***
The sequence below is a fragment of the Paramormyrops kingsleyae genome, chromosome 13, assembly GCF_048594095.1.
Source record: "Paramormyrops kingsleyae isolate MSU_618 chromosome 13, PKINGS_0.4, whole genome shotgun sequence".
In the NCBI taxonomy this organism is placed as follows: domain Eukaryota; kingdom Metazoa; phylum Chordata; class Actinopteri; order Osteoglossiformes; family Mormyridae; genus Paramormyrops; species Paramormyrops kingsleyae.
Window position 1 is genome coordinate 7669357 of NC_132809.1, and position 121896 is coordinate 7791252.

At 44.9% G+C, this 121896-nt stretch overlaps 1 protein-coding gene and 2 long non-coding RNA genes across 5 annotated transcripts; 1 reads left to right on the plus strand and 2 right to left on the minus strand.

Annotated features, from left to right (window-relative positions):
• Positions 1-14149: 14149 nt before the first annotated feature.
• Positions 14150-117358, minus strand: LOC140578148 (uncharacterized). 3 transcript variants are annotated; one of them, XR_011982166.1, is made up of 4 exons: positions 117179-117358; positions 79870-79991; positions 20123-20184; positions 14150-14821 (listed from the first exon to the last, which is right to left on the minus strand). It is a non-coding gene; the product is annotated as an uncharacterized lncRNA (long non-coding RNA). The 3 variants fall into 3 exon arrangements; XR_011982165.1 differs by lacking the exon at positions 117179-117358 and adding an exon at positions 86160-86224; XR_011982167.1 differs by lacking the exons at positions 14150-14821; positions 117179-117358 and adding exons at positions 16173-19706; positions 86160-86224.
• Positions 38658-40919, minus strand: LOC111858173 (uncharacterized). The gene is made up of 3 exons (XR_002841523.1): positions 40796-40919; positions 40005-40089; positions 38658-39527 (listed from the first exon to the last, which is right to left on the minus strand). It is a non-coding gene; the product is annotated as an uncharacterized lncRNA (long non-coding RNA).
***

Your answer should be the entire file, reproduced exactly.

The sequence below is a fragment of the Paramormyrops kingsleyae genome, chromosome 13, assembly GCF_048594095.1.
Source record: "Paramormyrops kingsleyae isolate MSU_618 chromosome 13, PKINGS_0.4, whole genome shotgun sequence".
In the NCBI taxonomy this organism is placed as follows: domain Eukaryota; kingdom Metazoa; phylum Chordata; class Actinopteri; order Osteoglossiformes; family Mormyridae; genus Paramormyrops; species Paramormyrops kingsleyae.
Window position 1 is genome coordinate 7669357 of NC_132809.1, and position 121896 is coordinate 7791252.

At 44.9% G+C, this 121896-nt stretch overlaps 1 protein-coding gene and 2 long non-coding RNA genes across 5 annotated transcripts; 1 reads left to right on the plus strand and 2 right to left on the minus strand.

Annotated features, from left to right (window-relative positions):
• Positions 1-14149: 14149 nt before the first annotated feature.
• Positions 14150-117358, minus strand: LOC140578148 (uncharacterized). 3 transcript variants are annotated; one of them, XR_011982166.1, is made up of 4 exons: positions 117179-117358; positions 79870-79991; positions 20123-20184; positions 14150-14821 (listed from the first exon to the last, which is right to left on the minus strand). It is a non-coding gene; the product is annotated as an uncharacterized lncRNA (long non-coding RNA). The 3 variants fall into 3 exon arrangements; XR_011982165.1 differs by lacking the exon at positions 117179-117358 and adding an exon at positions 86160-86224; XR_011982167.1 differs by lacking the exons at positions 14150-14821; positions 117179-117358 and adding exons at positions 16173-19706; positions 86160-86224.
• Positions 38658-40919, minus strand: LOC111858173 (uncharacterized). The gene is made up of 3 exons (XR_002841523.1): positions 40796-40919; positions 40005-40089; positions 38658-39527 (listed from the first exon to the last, which is right to left on the minus strand). It is a non-coding gene; the product is annotated as an uncharacterized lncRNA (long non-coding RNA).